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Drew's Casio Exilim EX-S500 Digital Camera Review

Review By: Andrew B. Davidson - andrewdavidson/at\andrewdavidson/dom\com
Copyright © 2006 Andrew B. Davidson. All Rights Reserved.
Review Written: September 2006
Casio S500 S500 Size Comparison

I've had a Casio Exilim EX-S500 since June of 2006. I got it at Sam's Club for only $260. It is very similar to the Casio S600, which I compare it to in the review below, but my personal experience is only with the S500. The S600 adds an extra megapixel (6MP instead of 5MP), longer battery life, a brighter screen, and a few other features.

The S500 and the S600 are available in a few sexy colors like orange, light blue, and white. I got a metallic silver one, as that is all they had in stock.

There are lots of full-fledged reviews of the S500 on real camera review sites out there, so I won't go through the basic features and specs that are listed on dozens of sites. I just wanted to list my pros and cons to offer a different viewpoint. Check out these sites for full reviews and complete specifications:


Very small camera! People are amazed at how thin and small it is. This is the most pocketable full-featured camera I have ever seen. You can see how small it is the above picture comparing it to a standard CD jewel case. Many people think it is a cell phone it is so small. I walk around with it in my pocket and don't even know it's there. It can even go easily into a front shirt pocket it's so small.

Full-res video recording. The S500 records 640x480 30fps MPEG-4 video with sound. This was a requirement for me. I think that video snapshots are much more evocative than photos, even if it's only 20 or 30 seconds, so I wanted a camera with full-size full-rate video. The video this camera can record is fantastic, and limited only by the memory in your camera. MPEG-4 means you can get excellent quality video at 30 minutes per Gigabyte. So with a 2 Gig SD card you can get an hour of video. There is no limitation on the individual clip length, so you can keep recording until you run out of memory. There are lower-quality modes that increase the recording time at the price of reduced video quality. The high-quality video is unbelievable for such a tiny camera. It's not DVD quality but it is darn close. The main problem with the video is very low light situations (see below).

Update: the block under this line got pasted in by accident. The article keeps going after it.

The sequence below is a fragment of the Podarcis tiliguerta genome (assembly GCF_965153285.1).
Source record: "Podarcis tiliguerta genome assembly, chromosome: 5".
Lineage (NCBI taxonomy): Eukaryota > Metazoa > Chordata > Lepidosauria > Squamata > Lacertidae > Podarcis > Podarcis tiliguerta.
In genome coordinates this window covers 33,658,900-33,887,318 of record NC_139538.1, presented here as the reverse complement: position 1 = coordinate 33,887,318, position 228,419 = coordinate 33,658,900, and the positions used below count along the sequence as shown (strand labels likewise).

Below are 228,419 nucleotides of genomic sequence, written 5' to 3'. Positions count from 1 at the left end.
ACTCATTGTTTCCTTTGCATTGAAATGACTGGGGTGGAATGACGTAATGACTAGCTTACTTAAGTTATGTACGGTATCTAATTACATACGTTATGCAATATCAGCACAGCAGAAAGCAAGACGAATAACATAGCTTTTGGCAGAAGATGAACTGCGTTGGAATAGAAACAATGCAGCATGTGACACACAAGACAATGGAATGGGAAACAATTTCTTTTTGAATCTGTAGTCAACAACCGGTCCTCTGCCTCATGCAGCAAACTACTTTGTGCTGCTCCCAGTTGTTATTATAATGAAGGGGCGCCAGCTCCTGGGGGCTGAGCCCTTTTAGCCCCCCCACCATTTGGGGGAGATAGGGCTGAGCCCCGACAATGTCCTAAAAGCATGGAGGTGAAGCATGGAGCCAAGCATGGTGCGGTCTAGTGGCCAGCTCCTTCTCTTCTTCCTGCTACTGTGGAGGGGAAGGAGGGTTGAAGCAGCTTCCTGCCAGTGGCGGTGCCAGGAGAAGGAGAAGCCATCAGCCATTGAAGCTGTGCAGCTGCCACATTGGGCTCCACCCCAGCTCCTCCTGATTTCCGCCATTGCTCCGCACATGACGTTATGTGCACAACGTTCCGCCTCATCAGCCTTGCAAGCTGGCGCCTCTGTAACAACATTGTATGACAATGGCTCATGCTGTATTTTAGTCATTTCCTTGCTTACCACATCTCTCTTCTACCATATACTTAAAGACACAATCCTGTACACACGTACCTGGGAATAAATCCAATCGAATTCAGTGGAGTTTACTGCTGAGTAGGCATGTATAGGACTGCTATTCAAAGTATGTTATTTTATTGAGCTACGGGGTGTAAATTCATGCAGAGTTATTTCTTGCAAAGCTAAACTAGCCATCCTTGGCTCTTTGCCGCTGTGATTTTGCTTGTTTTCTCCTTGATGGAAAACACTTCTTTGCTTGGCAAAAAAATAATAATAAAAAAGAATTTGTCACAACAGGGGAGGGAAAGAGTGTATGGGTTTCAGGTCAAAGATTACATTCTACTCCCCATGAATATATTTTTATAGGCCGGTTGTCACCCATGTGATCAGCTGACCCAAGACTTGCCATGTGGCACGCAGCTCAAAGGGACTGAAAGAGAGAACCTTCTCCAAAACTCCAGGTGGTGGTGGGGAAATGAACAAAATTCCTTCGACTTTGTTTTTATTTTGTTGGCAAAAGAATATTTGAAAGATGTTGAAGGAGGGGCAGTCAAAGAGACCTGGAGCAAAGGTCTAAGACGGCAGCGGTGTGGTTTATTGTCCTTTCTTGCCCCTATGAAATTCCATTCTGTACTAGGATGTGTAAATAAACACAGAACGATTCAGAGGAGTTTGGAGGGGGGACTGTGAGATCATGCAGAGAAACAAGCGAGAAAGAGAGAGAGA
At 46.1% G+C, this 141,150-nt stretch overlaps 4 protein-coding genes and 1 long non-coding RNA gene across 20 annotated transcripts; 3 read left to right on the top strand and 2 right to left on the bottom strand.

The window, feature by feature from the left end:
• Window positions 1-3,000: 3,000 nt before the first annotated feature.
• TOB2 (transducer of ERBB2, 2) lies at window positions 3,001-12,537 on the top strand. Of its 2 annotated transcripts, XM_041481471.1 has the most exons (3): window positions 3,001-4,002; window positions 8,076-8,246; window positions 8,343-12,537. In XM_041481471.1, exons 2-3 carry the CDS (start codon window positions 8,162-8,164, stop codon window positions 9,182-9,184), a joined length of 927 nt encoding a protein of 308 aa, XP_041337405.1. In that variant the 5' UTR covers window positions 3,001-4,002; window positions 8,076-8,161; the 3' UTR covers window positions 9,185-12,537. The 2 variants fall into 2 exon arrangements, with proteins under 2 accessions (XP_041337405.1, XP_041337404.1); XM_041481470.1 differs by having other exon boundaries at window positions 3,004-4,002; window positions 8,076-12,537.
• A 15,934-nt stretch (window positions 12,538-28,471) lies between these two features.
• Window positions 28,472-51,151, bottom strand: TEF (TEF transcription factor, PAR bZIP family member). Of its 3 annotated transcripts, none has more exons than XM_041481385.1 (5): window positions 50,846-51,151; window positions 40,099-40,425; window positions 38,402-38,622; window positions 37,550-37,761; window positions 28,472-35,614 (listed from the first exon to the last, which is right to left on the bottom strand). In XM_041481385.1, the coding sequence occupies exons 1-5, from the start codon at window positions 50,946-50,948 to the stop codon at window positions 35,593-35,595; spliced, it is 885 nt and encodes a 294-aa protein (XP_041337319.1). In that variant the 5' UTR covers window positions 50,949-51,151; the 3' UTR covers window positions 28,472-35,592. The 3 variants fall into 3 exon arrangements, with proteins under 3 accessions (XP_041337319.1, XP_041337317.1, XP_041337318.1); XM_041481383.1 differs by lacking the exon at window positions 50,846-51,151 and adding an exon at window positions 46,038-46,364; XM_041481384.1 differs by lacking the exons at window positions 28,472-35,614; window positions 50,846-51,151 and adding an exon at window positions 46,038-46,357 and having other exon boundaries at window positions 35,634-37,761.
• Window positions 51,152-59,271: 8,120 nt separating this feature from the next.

Very fast and responsive operation. I can go from pocket to taking pictures or video in about 2-3 seconds. It will take a little longer if you need to use the flash however, but the flash charges fairly quickly. I'm used to massive shutter delay on digital cameras, and this one seems very fast. There is a mode you can turn on to cause it to "just take the dang picture" when you press the button (i.e. no auto-focus or exposure control). This is very useful if you don't want to miss the action, especially if you've pre-focused the camera.

Uses standard SD memory cards. This was another requirement for me, as I already have a lot of SD cards and didn't need to start collecting another memory card format. However, to use the video, you should probably get a high-speed SD card. There have been reports of dropped video frames when using regular speed cards, but I've been using a high-speed card since I got it so I haven't experienced this.

Fast and large (2.2") LCD screen. It can play video at 30fps so it looks great. And so it also is very responsive when viewing the LCD viewfinder to see what you're aiming at. Lots of other cameras, especially older models, seem to be blurry or low-frame rate in the LCD viewfinder. Not this one. It is quite bright too, and the S600 is supposedly even brighter.

Fast picture review. This is so important as everybody wants to see the picture right after you take it. There are two buttons, play and record. Press Play to view your existing pictures. Press record to start taking pictures again. The operation is pretty much instant.

No delay when viewing pictures. This thing is VERY responsive. It really feels like every button press is instant. You can flip from picture to picture with no delay. I have never felt like I was waiting for the camera to catch up to my button presses, no matter how fast I press.

Works one-handed. It's pretty small but it is possible to use it one-handed (albeit slightly clumsily).

Tons of features and modes. Edit photos in the camera (trim, rotate, etc). Change resolution of pictures in-camera.

Edit video in the camera! Chop off beginning or end, or choose a section to extract. You can also save individual frames as stills.